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I am currently deployed on a seismic research vessel off the coast of southern China. From a medical standpoint, this region presents many unique challenges to the remote provider. On this deployment, two particular areas require special attention: disease outbreaks and the overall quality of local medical facilities.

Prior to boarding the vessel, my schedule called for a few days ashore to obtain a Chinese visa. As always, the first step when deploying to a new location is to identify and research the diseases and health issues relevant to the area. In this case, the Avian Flu is of particular note as it has been widely reported for the past several years and—with this year’s recent outbreak—remains a top concern. A less obvious health concern is the appreciable spike in reported cases of hand, foot, and mouth disease (HFMD) over the past six months. While this virus is mainly seen in infants and children, a noticeable amount of adults have fallen ill and the number of reported hospitalizations has drastically increased. With these two health threats as a major focus, my crew and I received thorough pre-deployment education on prevention and treatment.

Another good reminder for any remote medical provider is to remember to check any and all reputable health bulletins. Shortly after departing for our project grounds, bulletins were released reporting an isolated dengue fever outbreak in the area where we had just been. The first cases were confirmed the day of our arrival. Together with Avian Flu and HFMD, dengue fever remains high on the differential diagnosis for any patient presenting with flu-like symptoms. While the outbreak is currently considered to be minor and the mosquitos were, thankfully, not much of an issue, the bulletin is a good reminder to monitor for symptoms.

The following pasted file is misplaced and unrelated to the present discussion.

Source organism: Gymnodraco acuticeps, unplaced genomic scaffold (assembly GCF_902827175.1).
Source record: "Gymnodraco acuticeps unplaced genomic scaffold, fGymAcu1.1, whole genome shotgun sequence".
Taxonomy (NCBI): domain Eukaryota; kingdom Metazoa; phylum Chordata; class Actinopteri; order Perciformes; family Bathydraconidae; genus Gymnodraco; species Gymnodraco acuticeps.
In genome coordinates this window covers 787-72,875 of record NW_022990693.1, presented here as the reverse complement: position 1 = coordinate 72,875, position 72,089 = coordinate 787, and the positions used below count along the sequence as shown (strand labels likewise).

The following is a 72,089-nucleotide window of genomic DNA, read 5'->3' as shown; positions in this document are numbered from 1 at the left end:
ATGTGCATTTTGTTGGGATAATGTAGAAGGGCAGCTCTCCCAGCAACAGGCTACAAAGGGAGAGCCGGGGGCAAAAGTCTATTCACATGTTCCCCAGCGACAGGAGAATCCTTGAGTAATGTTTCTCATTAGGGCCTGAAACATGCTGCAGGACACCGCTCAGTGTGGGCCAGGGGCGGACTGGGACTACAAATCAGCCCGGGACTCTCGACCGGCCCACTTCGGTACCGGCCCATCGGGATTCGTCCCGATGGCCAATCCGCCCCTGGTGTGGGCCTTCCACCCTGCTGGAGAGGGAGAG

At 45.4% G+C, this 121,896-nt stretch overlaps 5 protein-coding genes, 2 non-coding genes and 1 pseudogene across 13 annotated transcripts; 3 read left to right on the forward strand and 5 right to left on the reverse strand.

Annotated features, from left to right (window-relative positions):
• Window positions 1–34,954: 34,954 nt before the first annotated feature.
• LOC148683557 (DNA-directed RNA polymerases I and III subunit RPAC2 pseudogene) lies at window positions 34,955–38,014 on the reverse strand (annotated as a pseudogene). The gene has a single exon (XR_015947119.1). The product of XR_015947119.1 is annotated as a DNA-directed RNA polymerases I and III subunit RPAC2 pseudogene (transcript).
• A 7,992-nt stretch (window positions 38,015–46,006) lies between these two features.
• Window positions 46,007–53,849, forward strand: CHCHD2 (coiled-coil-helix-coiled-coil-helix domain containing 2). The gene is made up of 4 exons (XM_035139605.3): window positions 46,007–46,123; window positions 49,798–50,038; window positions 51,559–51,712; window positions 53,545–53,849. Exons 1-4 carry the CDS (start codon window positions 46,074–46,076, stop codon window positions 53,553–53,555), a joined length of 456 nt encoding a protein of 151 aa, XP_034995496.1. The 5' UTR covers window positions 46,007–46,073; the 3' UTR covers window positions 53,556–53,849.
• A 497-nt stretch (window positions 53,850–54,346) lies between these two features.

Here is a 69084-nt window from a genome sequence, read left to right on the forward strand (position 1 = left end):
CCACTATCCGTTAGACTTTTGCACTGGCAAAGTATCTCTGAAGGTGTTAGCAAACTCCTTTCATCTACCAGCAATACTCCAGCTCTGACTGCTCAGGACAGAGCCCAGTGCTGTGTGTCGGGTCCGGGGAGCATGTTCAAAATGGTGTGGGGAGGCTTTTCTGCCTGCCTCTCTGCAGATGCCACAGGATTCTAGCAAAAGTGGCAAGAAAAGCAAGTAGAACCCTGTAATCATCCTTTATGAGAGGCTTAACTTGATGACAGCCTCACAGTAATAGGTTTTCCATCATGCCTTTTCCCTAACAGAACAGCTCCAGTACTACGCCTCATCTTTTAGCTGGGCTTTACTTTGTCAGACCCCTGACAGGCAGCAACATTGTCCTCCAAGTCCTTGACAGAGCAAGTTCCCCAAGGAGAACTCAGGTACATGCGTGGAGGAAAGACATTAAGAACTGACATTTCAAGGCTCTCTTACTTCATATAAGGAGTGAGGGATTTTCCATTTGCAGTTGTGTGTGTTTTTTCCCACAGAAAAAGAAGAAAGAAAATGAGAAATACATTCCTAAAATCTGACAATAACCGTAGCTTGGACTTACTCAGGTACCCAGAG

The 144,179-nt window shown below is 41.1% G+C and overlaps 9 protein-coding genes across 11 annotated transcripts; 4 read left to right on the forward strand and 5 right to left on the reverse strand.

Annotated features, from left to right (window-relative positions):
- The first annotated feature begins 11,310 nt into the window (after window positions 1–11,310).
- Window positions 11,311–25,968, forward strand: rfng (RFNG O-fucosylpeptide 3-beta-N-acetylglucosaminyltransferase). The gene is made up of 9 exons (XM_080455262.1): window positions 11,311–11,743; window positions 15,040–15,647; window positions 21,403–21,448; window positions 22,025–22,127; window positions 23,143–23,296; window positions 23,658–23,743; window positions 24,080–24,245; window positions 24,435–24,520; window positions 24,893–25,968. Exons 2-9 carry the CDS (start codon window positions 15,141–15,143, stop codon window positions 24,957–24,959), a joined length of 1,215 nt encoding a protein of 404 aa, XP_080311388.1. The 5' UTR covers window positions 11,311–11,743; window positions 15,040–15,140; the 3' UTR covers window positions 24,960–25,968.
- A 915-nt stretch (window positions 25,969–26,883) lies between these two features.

In addition to disease outbreaks, this deployment also requires a working knowledge of the overall quality of local medical facilities. When putting together a medical evacuation plan, there are many different aspects that must be addressed. First, what type of medical infrastructure and capabilities exist onshore? Second, what is our access to these facilities in the event of a medical emergency? Third, do the closet hospitals meet accepted international medical standards; and, if not, how far do we have to go to reach quality care?

The above questions became particularly relevant shortly after my arrival in China. As part of the visa process, each person is required to undergo a medical exam at a local hospital. While doing so, it became readily apparent that the hospital I visited fell well below the accepted international standards with poor sanitation being the most obvious. Medical equipment, for example, was not disinfected between patients and few providers were practicing body substance isolation (BSI) precautions.

Fortunately, after thorough research, I determined that what I had witnessed was not necessarily representative of medical facilities countrywide. Several highly regarded facilities are within helicopter range of my vessel’s location, and they provide care that meets and exceeds international standards. With a few follow up inquires, our research was confirmed and we were able to establish acceptable evacuation plan in place.

After addressing and preparing for these key issues, I was ready to deploy. So far, all of our preventative measures seem to be working, and everyone remains healthy and hard at work. With a medical evacuation plan in place, we can rest easy knowing that we’re well prepared.